Feature film 1903 UK
This was the very first film version of “Alice” and encapsulated much of the “Wonderland” story into a short ten minute feature. Despite the infancy of the film-making process, the production included some creditable special effects and Alice grew and shrank to good effect. The film is preserved by the British Film Institute, although two of the sixteen scenes are missing.
“The History of the British Film: 1896-1906” by Rachael Low and Roger Manvell (distributed in the USA by R.R. Bowker, 1948, 1973) offers this description: (see above right)
“The film is composed of sixteen scenes, dissolving very beautifully from one to another, but preceded, where necessary for the elucidation of the story, by descriptive titles.”
The book proceeds to describe the 16 scenes in considerable detail and also offers a brief entry on the Hepworth Manufacturing Company and its founder, Cecil Hepworth (born 1874). Continue reading
Another little gem from Emile Cohl. This short animated film seems to be about booze and delusions.
The BFI’s fascinating collection of 60 short films all made before 1911 comes to DVD with the aim of giving wider access to some of the extraordinary film material held in the National Film and Television Archive, much of which has been restored. Although most films made at this time were actualities and newsreels, this collection contains mostly fiction films, ranging from the dramatic to the comic and the fantastical.
This double-disc set provides an entertaining look at how many film devices such as the close-up, the cut-away and editing, were first invented by film-makers before the turn of the century. Continue reading
In an unnamed place, his majesty Satan is bored. Despite his servants exertions, nothing can be found to cheer him up. Continue reading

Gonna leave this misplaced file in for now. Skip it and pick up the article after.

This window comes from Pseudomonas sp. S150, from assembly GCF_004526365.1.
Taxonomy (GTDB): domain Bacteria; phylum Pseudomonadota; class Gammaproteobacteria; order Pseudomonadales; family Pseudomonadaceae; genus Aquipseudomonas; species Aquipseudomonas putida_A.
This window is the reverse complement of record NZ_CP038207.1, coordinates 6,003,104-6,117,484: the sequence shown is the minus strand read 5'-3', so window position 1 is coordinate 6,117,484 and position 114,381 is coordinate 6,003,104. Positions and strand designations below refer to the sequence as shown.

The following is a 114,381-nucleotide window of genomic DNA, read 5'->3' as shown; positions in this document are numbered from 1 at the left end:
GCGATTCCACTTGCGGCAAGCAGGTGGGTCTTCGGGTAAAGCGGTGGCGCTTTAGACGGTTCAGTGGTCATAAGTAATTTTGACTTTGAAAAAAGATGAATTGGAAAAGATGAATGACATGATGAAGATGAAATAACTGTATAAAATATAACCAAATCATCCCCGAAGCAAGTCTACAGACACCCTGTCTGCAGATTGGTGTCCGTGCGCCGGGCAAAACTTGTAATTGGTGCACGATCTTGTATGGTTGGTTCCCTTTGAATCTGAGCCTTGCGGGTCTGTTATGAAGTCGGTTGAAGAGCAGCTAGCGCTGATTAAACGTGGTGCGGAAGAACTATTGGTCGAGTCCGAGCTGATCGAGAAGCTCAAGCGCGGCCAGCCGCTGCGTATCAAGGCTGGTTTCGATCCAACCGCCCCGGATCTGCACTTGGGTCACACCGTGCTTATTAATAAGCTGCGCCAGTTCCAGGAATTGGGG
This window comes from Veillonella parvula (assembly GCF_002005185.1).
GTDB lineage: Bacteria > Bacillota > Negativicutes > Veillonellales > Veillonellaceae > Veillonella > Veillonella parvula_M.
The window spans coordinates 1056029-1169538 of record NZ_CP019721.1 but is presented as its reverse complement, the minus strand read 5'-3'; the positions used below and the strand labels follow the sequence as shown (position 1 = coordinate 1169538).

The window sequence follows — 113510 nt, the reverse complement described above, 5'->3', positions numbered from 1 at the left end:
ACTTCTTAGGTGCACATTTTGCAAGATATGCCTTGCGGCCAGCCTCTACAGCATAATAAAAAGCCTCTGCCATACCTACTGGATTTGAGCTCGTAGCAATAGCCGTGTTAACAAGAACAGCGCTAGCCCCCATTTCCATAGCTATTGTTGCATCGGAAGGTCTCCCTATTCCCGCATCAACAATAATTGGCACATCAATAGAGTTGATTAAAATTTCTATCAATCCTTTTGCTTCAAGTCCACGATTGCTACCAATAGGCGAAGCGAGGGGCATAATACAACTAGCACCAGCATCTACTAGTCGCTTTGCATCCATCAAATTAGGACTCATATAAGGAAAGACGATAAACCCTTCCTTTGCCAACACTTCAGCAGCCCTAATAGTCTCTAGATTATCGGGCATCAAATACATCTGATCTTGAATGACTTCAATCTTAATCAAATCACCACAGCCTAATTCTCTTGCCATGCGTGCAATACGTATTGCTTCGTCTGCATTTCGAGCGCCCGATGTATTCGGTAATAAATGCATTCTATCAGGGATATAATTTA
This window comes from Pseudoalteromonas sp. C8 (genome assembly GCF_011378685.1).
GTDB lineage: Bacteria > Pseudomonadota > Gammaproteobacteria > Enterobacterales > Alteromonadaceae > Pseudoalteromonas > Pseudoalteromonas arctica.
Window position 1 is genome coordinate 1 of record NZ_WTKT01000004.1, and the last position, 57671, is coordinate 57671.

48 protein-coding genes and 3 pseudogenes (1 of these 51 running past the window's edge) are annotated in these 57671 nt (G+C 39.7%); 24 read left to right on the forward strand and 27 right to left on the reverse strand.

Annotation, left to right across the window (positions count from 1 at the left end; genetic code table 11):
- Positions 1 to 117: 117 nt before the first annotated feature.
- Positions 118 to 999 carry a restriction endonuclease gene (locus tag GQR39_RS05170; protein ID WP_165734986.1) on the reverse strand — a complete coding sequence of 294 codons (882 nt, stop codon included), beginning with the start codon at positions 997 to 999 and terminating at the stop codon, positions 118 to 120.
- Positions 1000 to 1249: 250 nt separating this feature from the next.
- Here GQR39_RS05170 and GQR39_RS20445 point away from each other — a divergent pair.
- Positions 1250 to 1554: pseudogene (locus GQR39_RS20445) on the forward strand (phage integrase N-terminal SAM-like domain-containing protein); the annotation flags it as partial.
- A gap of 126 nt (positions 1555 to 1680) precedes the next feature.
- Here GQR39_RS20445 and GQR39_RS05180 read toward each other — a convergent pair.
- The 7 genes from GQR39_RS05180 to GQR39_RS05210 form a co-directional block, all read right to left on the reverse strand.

This film comes from the Schloss Archive of His Highness, Herr Graf Ferdinand von Galitzien:
Born Franz Wygand Wüstenhöfer in Malstatt (Saarland), Hofer began his career as a stage actor and playwright in 1909. A year later he began working as a screenwriter for Messter’s Henny Porten series and for directors such as Viggo Larsen—Die schwarze Katze [The Black Cat] (1910)—and Walter Schmidthässler—Das Weib ohne Herz [The Woman Without a Heart] and Der Zug des Herzens [The Pull of the Heart] (both 1912). Continue reading
An Egyptian prince has lost his beloved wife and he has sought a dervish who dwells at the base of the sphinx. The prince promises him a vast fortune if the dervish will only give him the opportunity of gazing once more upon the features of his wife. The dervish accepts the offer. He brings in from a neighboring tomb the receptacle containing the remains of the princess. He opens it and removes the skeleton, which he places upon the ground close beside him. Then, turning to the moon and raising his arms outstretched toward it, he invokes the moon to give back life to her who is no more. The skeleton begins to move about, becomes animated, and arises. The dervish puts it upon a bench and covers it with a white linen; a masque conceals its ghostly face. Continue reading
Although Georges Méliès’ The Conjuror (L’ Impressionniste fin de siècle) was was one of his earliest movies, it’s also an excellently realized example of Méliès’ basic style of cinematic magic.
The Conjuror revisits a scene that Méliès had explored before, and is basically a cinematic adaptation of the traditional magic trick “making the assistant disappear”. Méliès first presented this scene in his 1896 film The Vanishing Lady, which used simple camera stop-substitution to achieve the affect (no motion involved, and no in-camera dissolve). Méliès revisited the idea in his 1898 film The Magician, which made further use of the substitution effect, which by that time was only one of many effects that Méliès was using in his films. Continue reading